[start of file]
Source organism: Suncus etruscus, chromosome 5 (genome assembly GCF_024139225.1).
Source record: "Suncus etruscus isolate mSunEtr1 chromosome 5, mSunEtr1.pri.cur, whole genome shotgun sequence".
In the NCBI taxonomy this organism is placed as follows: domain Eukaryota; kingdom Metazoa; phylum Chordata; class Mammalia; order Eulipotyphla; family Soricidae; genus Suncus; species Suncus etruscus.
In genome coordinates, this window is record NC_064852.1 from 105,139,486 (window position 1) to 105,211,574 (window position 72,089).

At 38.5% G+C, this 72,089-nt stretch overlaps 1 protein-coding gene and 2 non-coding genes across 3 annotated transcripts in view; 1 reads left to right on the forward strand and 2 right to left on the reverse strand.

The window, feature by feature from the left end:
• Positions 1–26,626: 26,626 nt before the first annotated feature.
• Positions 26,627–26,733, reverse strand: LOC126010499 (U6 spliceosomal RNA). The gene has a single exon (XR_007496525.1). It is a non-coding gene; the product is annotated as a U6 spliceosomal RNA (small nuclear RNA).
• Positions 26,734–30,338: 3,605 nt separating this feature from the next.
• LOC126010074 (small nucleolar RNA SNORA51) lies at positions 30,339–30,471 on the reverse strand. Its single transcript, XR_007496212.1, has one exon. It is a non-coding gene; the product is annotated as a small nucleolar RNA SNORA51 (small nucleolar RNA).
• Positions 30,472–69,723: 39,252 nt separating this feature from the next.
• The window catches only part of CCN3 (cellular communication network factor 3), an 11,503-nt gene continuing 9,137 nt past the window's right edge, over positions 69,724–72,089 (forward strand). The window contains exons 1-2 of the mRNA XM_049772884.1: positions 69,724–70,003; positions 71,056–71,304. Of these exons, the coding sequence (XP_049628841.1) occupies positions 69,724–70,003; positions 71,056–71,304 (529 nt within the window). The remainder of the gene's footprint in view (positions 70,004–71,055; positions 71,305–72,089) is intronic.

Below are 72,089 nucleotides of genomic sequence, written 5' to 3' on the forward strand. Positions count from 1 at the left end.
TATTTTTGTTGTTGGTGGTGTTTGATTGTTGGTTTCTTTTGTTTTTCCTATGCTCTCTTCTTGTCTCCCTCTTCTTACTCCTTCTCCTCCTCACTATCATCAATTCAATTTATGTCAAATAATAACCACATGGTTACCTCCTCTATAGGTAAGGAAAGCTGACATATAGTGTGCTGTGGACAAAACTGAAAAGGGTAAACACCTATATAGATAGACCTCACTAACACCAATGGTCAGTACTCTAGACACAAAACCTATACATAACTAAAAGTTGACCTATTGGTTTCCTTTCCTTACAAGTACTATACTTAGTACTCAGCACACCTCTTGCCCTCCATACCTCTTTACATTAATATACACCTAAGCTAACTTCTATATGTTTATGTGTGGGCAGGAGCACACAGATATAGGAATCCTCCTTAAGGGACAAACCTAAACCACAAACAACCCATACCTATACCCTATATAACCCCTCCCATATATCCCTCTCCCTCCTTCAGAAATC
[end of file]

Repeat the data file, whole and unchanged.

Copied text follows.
Source organism: Suncus etruscus, chromosome 5 (genome assembly GCF_024139225.1).
Source record: "Suncus etruscus isolate mSunEtr1 chromosome 5, mSunEtr1.pri.cur, whole genome shotgun sequence".
In the NCBI taxonomy this organism is placed as follows: domain Eukaryota; kingdom Metazoa; phylum Chordata; class Mammalia; order Eulipotyphla; family Soricidae; genus Suncus; species Suncus etruscus.
In genome coordinates, this window is record NC_064852.1 from 105,139,486 (window position 1) to 105,211,574 (window position 72,089).

At 38.5% G+C, this 72,089-nt stretch overlaps 1 protein-coding gene and 2 non-coding genes across 3 annotated transcripts in view; 1 reads left to right on the forward strand and 2 right to left on the reverse strand.

The window, feature by feature from the left end:
• Positions 1–26,626: 26,626 nt before the first annotated feature.
• Positions 26,627–26,733, reverse strand: LOC126010499 (U6 spliceosomal RNA). The gene has a single exon (XR_007496525.1). It is a non-coding gene; the product is annotated as a U6 spliceosomal RNA (small nuclear RNA).
• Positions 26,734–30,338: 3,605 nt separating this feature from the next.
• LOC126010074 (small nucleolar RNA SNORA51) lies at positions 30,339–30,471 on the reverse strand. Its single transcript, XR_007496212.1, has one exon. It is a non-coding gene; the product is annotated as a small nucleolar RNA SNORA51 (small nucleolar RNA).
• Positions 30,472–69,723: 39,252 nt separating this feature from the next.
• The window catches only part of CCN3 (cellular communication network factor 3), an 11,503-nt gene continuing 9,137 nt past the window's right edge, over positions 69,724–72,089 (forward strand). The window contains exons 1-2 of the mRNA XM_049772884.1: positions 69,724–70,003; positions 71,056–71,304. Of these exons, the coding sequence (XP_049628841.1) occupies positions 69,724–70,003; positions 71,056–71,304 (529 nt within the window). The remainder of the gene's footprint in view (positions 70,004–71,055; positions 71,305–72,089) is intronic.

Below are 72,089 nucleotides of genomic sequence, written 5' to 3' on the forward strand. Positions count from 1 at the left end.
TATTTTTGTTGTTGGTGGTGTTTGATTGTTGGTTTCTTTTGTTTTTCCTATGCTCTCTTCTTGTCTCCCTCTTCTTACTCCTTCTCCTCCTCACTATCATCAATTCAATTTATGTCAAATAATAACCACATGGTTACCTCCTCTATAGGTAAGGAAAGCTGACATATAGTGTGCTGTGGACAAAACTGAAAAGGGTAAACACCTATATAGATAGACCTCACTAACACCAATGGTCAGTACTCTAGACACAAAACCTATACATAACTAAAAGTTGACCTATTGGTTTCCTTTCCTTACAAGTACTATACTTAGTACTCAGCACACCTCTTGCCCTCCATACCTCTTTACATTAATATACACCTAAGCTAACTTCTATATGTTTATGTGTGGGCAGGAGCACACAGATATAGGAATCCTCCTTAAGGGACAAACCTAAACCACAAACAACCCATACCTATACCCTATATAACCCCTCCCATATATCCCTCTCCCTCCTTCAGAAATC